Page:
|The son of a miner, Edward Quinn joined his father on the new Thames field when aged 17. As well as acquiring interests in several claims there and at Ohinemuri, his increasing skills meant he soon became a manager. Involved in the Te Aroha rush and then in the Waiorongomai and Tui portions of that field, he managed several mines there. At Tui, despite not working his own ground he would try to obtain others’ unworked ground, but failed. At Karangahake he again attempted to exploit the system of holding ground for his own benefit, unsuccessfully.
Quinn mined on almost every Hauraki field, prospected briefly in the King Country, and even became a mine manager at Reefton. In addition, for a while he ran several hotels and also took up contracts to construct roads and drain swamps. He also acquired farmland, and may have farmed it.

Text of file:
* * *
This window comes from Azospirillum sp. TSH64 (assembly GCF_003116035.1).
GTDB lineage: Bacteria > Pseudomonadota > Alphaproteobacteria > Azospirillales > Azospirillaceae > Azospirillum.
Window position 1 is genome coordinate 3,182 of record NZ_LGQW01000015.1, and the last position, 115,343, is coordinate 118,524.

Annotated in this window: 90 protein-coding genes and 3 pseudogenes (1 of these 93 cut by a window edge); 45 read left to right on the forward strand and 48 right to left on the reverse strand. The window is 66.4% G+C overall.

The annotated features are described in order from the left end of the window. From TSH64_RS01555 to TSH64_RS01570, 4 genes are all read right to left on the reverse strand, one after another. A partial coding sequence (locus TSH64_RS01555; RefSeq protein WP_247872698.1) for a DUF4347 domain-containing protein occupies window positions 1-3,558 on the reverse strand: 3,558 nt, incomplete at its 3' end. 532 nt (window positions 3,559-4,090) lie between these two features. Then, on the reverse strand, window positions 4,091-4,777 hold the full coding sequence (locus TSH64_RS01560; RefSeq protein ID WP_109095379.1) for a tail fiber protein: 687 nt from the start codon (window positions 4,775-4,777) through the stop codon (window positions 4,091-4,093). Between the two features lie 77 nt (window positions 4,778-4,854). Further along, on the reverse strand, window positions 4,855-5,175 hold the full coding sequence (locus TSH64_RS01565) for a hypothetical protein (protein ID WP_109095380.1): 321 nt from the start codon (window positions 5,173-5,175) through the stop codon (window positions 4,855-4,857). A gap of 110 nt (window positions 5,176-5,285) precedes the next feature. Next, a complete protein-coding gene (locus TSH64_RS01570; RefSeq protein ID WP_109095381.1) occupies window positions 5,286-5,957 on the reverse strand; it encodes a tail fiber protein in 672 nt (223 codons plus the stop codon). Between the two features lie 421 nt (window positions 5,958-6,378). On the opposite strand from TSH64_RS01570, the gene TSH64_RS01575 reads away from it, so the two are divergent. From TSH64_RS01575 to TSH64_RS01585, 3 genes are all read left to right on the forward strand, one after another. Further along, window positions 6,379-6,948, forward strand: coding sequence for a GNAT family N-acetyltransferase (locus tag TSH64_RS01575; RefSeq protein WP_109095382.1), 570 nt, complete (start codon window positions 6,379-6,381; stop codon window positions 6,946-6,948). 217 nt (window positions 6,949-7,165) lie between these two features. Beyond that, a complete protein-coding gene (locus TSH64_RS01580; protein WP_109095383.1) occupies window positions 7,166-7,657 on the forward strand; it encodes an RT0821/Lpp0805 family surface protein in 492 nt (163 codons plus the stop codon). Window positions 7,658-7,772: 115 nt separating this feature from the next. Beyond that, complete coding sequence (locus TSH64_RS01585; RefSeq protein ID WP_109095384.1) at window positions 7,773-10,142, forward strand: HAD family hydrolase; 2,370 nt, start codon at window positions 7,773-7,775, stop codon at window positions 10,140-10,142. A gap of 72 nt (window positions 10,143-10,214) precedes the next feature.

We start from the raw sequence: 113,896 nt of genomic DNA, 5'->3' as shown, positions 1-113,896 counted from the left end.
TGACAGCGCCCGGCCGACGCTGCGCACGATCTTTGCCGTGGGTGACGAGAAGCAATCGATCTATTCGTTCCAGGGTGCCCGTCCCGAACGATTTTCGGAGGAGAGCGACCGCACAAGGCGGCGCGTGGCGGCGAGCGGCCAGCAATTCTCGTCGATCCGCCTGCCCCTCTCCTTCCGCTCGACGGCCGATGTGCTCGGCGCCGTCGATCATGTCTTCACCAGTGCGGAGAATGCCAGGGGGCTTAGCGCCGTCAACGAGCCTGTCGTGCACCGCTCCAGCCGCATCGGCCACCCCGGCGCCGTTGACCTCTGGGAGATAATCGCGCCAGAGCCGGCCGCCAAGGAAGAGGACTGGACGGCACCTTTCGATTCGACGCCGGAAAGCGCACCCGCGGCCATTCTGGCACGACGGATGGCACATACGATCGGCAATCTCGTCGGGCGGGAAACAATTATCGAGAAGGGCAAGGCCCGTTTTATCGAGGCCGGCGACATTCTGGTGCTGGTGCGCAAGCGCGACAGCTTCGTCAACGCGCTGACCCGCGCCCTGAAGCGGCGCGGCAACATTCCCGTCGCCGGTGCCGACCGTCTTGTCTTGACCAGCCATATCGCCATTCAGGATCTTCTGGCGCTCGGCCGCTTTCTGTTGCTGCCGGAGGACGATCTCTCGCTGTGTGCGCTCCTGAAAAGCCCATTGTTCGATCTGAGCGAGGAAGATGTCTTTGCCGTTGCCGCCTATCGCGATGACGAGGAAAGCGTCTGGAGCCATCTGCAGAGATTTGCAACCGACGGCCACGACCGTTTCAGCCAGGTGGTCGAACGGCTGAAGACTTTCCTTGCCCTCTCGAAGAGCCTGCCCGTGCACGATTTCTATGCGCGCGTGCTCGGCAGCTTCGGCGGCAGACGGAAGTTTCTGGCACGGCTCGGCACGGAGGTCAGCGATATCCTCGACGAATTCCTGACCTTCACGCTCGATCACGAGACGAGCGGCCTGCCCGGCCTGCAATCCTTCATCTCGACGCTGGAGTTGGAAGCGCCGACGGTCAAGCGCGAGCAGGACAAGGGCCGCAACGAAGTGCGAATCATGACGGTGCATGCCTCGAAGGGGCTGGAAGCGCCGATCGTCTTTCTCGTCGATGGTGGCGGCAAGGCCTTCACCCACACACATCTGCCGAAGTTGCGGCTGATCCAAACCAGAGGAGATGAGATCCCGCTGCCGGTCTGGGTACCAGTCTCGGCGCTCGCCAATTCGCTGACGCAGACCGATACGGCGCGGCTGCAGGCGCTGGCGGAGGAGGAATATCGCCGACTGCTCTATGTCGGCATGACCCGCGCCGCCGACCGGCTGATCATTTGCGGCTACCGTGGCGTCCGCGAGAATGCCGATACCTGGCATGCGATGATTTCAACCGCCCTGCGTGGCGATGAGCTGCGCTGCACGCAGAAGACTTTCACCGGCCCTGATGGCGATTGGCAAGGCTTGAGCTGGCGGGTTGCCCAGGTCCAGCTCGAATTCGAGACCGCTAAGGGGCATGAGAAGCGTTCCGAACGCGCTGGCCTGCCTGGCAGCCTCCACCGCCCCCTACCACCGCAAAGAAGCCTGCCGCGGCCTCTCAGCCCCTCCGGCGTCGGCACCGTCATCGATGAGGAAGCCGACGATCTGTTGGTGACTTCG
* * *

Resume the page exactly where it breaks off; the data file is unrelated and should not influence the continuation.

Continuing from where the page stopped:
Notable for his involvement in the local community, he was a member of two licensing committees, the Hot Springs Domain Board at Te Aroha, the Te Aroha Town Board, and the Ohinemuri County Council. Relations with his colleagues were often fraught, as he never failed to speak his mind about others’ defects. He suffered from miners’ complaint for many years, possibly increasing his irascibility.